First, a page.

History books are full of stories of the wealthy, the powerful, and the influential—the insiders. History has also taught us influence easily captured can be easily lost. Insiders can become outsiders and outsiders can be absorbed into the ranks of the insiders. Indiana’s insiders are often referred to as Hoosiers and were typically White Protestants at the beginning of statehood. History, and this tour, illustrate the shifts in this conception over time. Throughout history, various groups of outsiders have settled in Indiana. These groups of outsiders were often those who held little power or influence in society, were subject to discriminatory practices and disparate conditions, or represented a small percentage of the state’s constituency.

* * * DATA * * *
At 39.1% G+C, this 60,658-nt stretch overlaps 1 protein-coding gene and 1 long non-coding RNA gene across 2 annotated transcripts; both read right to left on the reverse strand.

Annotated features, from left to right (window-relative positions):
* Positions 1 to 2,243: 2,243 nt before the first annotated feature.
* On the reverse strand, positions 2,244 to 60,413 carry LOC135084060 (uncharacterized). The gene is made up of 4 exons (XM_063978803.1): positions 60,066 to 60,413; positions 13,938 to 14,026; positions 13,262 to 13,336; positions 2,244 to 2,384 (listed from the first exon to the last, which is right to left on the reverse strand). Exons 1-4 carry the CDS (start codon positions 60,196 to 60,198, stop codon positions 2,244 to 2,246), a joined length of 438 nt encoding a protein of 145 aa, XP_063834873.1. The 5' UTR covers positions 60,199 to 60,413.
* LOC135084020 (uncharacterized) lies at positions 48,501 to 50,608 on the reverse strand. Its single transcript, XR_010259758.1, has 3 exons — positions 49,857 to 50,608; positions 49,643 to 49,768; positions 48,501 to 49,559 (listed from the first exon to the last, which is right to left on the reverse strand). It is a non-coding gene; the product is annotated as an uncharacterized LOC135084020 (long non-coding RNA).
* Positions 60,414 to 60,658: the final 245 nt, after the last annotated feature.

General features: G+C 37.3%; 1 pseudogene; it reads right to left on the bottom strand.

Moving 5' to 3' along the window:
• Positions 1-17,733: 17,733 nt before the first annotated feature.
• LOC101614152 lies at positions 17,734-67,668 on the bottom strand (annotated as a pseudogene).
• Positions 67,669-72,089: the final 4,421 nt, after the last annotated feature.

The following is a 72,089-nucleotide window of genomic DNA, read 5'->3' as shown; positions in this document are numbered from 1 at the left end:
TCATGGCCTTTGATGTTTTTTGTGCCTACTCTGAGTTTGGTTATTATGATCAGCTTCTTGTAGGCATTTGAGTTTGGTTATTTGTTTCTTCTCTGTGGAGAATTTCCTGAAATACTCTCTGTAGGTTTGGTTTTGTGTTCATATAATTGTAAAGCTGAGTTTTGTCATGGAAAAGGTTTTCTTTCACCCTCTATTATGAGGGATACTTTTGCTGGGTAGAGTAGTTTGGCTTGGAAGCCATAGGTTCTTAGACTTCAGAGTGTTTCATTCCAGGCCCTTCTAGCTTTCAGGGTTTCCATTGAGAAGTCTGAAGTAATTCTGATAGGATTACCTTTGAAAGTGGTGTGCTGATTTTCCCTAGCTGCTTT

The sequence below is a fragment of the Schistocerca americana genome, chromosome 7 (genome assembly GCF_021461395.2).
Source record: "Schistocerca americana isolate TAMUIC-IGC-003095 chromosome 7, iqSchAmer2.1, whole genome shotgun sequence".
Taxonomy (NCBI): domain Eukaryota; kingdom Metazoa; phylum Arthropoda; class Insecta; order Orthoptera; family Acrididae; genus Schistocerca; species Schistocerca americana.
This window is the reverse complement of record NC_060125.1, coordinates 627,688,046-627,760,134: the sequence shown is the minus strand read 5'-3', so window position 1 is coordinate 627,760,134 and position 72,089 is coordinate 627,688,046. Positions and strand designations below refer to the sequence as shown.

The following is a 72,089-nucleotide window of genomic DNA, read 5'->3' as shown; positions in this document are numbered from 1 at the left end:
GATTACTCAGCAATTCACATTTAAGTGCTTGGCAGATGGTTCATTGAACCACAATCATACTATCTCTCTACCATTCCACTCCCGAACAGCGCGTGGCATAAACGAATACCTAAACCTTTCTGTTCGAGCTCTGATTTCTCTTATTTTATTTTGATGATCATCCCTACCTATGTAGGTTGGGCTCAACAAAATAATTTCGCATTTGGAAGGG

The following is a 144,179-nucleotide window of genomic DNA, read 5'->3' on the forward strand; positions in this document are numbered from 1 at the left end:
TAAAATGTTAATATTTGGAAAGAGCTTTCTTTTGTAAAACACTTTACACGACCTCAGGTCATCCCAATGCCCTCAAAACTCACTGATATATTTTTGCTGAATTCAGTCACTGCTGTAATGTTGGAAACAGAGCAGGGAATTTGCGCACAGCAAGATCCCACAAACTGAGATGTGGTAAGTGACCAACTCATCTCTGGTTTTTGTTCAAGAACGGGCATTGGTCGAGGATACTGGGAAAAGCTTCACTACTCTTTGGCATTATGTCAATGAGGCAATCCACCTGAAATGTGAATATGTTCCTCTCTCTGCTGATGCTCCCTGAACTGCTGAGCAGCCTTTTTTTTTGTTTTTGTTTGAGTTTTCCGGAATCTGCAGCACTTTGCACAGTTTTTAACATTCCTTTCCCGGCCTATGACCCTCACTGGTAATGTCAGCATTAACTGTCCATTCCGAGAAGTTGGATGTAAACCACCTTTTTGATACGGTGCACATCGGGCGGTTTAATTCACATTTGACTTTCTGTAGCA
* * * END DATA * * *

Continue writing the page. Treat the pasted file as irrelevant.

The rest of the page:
This tour of Indiana’s outsiders begins in the early 1800s and continues into the 1940s. Throughout these years, you will see spaces built or touched by the diverse ethnic groups that have called Indiana home. The stops on this tour include a state park that was once the site of a great Pan-Indian confederacy, a canal built by hardworking Irish immigrants, a school for immigrant children, and a Mexican community centered around the steel industry in Northwest Indiana. Against the backdrop of community building, the stops also share stories of persecution, including an African American race riot and the discrimination faced by Jewish and German immigrants at home and abroad.
Outsider communities in Indiana shared kinship and support, often against a backdrop of prejudice, inequity, and alienation. Indiana has been home to varied groups of people— including Native Americans, Germans, Irish, African Americans, Jews, and Mexicans. These communities were full of diversity in language, customs, and culture with complex histories of immigration, migration, and ethnicity. Indiana's bicentennial gives us the opportunity to look at Indiana history as a story of insiders and outsiders. Who are the insiders and outsiders in Indiana today?